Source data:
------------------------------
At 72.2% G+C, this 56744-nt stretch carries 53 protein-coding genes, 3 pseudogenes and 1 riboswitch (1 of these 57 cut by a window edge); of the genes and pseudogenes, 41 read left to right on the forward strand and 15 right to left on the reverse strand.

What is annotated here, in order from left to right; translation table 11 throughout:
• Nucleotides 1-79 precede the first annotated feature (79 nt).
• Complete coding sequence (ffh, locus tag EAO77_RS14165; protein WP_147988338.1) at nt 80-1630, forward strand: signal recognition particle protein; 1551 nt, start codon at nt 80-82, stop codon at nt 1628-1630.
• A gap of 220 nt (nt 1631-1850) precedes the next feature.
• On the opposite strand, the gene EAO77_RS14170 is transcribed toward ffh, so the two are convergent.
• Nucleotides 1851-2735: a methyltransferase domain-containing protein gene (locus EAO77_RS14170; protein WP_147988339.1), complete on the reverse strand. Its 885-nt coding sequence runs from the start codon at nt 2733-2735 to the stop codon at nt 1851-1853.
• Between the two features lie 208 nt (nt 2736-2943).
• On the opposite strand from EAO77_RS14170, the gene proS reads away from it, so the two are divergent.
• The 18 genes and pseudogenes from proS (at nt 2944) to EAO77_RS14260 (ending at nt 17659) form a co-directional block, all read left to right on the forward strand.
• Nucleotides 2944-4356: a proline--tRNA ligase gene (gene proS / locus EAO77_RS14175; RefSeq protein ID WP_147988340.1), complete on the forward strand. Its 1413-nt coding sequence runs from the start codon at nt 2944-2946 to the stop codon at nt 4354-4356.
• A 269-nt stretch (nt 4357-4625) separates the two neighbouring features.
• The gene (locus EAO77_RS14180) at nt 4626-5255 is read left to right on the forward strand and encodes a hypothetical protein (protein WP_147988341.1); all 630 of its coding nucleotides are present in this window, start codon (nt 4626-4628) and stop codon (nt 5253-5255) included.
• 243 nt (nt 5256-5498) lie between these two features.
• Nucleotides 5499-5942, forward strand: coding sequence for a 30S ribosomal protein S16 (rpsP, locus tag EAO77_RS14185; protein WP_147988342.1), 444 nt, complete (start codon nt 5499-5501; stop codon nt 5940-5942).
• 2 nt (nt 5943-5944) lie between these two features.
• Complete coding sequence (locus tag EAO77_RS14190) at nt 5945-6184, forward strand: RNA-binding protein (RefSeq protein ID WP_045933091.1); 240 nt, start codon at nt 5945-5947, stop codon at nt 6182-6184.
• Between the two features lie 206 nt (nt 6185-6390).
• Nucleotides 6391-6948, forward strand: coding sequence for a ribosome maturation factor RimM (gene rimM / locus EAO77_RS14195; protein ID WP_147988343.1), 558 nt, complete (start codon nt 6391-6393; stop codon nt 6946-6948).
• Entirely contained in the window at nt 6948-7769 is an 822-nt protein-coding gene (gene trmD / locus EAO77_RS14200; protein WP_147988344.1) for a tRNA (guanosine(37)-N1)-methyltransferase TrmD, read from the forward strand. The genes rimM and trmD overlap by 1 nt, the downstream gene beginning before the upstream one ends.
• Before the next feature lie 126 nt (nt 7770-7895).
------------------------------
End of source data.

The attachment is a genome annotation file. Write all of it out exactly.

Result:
At 72.2% G+C, this 56744-nt stretch carries 53 protein-coding genes, 3 pseudogenes and 1 riboswitch (1 of these 57 cut by a window edge); of the genes and pseudogenes, 41 read left to right on the forward strand and 15 right to left on the reverse strand.

What is annotated here, in order from left to right; translation table 11 throughout:
• Nucleotides 1-79 precede the first annotated feature (79 nt).
• Complete coding sequence (ffh, locus tag EAO77_RS14165; protein WP_147988338.1) at nt 80-1630, forward strand: signal recognition particle protein; 1551 nt, start codon at nt 80-82, stop codon at nt 1628-1630.
• A gap of 220 nt (nt 1631-1850) precedes the next feature.
• On the opposite strand, the gene EAO77_RS14170 is transcribed toward ffh, so the two are convergent.
• Nucleotides 1851-2735: a methyltransferase domain-containing protein gene (locus EAO77_RS14170; protein WP_147988339.1), complete on the reverse strand. Its 885-nt coding sequence runs from the start codon at nt 2733-2735 to the stop codon at nt 1851-1853.
• Between the two features lie 208 nt (nt 2736-2943).
• On the opposite strand from EAO77_RS14170, the gene proS reads away from it, so the two are divergent.
• The 18 genes and pseudogenes from proS (at nt 2944) to EAO77_RS14260 (ending at nt 17659) form a co-directional block, all read left to right on the forward strand.
• Nucleotides 2944-4356: a proline--tRNA ligase gene (gene proS / locus EAO77_RS14175; RefSeq protein ID WP_147988340.1), complete on the forward strand. Its 1413-nt coding sequence runs from the start codon at nt 2944-2946 to the stop codon at nt 4354-4356.
• A 269-nt stretch (nt 4357-4625) separates the two neighbouring features.
• The gene (locus EAO77_RS14180) at nt 4626-5255 is read left to right on the forward strand and encodes a hypothetical protein (protein WP_147988341.1); all 630 of its coding nucleotides are present in this window, start codon (nt 4626-4628) and stop codon (nt 5253-5255) included.
• 243 nt (nt 5256-5498) lie between these two features.
• Nucleotides 5499-5942, forward strand: coding sequence for a 30S ribosomal protein S16 (rpsP, locus tag EAO77_RS14185; protein WP_147988342.1), 444 nt, complete (start codon nt 5499-5501; stop codon nt 5940-5942).
• 2 nt (nt 5943-5944) lie between these two features.
• Complete coding sequence (locus tag EAO77_RS14190) at nt 5945-6184, forward strand: RNA-binding protein (RefSeq protein ID WP_045933091.1); 240 nt, start codon at nt 5945-5947, stop codon at nt 6182-6184.
• Between the two features lie 206 nt (nt 6185-6390).
• Nucleotides 6391-6948, forward strand: coding sequence for a ribosome maturation factor RimM (gene rimM / locus EAO77_RS14195; protein ID WP_147988343.1), 558 nt, complete (start codon nt 6391-6393; stop codon nt 6946-6948).
• Entirely contained in the window at nt 6948-7769 is an 822-nt protein-coding gene (gene trmD / locus EAO77_RS14200; protein WP_147988344.1) for a tRNA (guanosine(37)-N1)-methyltransferase TrmD, read from the forward strand. The genes rimM and trmD overlap by 1 nt, the downstream gene beginning before the upstream one ends.
• Before the next feature lie 126 nt (nt 7770-7895).